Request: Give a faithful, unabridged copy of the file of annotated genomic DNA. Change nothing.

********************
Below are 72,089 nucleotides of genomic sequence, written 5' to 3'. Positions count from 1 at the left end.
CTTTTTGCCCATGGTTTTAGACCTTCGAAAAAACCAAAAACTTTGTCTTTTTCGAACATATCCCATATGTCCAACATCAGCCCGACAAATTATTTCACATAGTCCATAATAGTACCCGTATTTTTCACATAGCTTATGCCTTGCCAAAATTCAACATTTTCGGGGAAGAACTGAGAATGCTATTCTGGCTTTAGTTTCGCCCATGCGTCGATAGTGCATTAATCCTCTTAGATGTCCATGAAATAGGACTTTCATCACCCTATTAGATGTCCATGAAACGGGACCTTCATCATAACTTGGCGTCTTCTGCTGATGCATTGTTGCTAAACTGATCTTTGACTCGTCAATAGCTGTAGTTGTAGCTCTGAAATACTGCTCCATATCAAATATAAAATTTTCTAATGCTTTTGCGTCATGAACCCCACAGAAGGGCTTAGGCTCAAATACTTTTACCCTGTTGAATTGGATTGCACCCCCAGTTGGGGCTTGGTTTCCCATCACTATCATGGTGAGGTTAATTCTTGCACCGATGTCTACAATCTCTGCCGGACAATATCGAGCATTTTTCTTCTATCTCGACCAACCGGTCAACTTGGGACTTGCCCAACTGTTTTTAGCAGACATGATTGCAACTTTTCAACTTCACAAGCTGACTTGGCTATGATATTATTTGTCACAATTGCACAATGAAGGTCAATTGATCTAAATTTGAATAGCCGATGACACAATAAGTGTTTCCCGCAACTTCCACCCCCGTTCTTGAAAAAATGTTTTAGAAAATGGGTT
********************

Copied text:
Below are 72,089 nucleotides of genomic sequence, written 5' to 3'. Positions count from 1 at the left end.
CTTTTTGCCCATGGTTTTAGACCTTCGAAAAAACCAAAAACTTTGTCTTTTTCGAACATATCCCATATGTCCAACATCAGCCCGACAAATTATTTCACATAGTCCATAATAGTACCCGTATTTTTCACATAGCTTATGCCTTGCCAAAATTCAACATTTTCGGGGAAGAACTGAGAATGCTATTCTGGCTTTAGTTTCGCCCATGCGTCGATAGTGCATTAATCCTCTTAGATGTCCATGAAATAGGACTTTCATCACCCTATTAGATGTCCATGAAACGGGACCTTCATCATAACTTGGCGTCTTCTGCTGATGCATTGTTGCTAAACTGATCTTTGACTCGTCAATAGCTGTAGTTGTAGCTCTGAAATACTGCTCCATATCAAATATAAAATTTTCTAATGCTTTTGCGTCATGAACCCCACAGAAGGGCTTAGGCTCAAATACTTTTACCCTGTTGAATTGGATTGCACCCCCAGTTGGGGCTTGGTTTCCCATCACTATCATGGTGAGGTTAATTCTTGCACCGATGTCTACAATCTCTGCCGGACAATATCGAGCATTTTTCTTCTATCTCGACCAACCGGTCAACTTGGGACTTGCCCAACTGTTTTTAGCAGACATGATTGCAACTTTTCAACTTCACAAGCTGACTTGGCTATGATATTATTTGTCACAATTGCACAATGAAGGTCAATTGATCTAAATTTGAATAGCCGATGACACAATAAGTGTTTCCCGCAACTTCCACCCCCGTTCTTGAAAAAATGTTTTAGAAAATGGGTT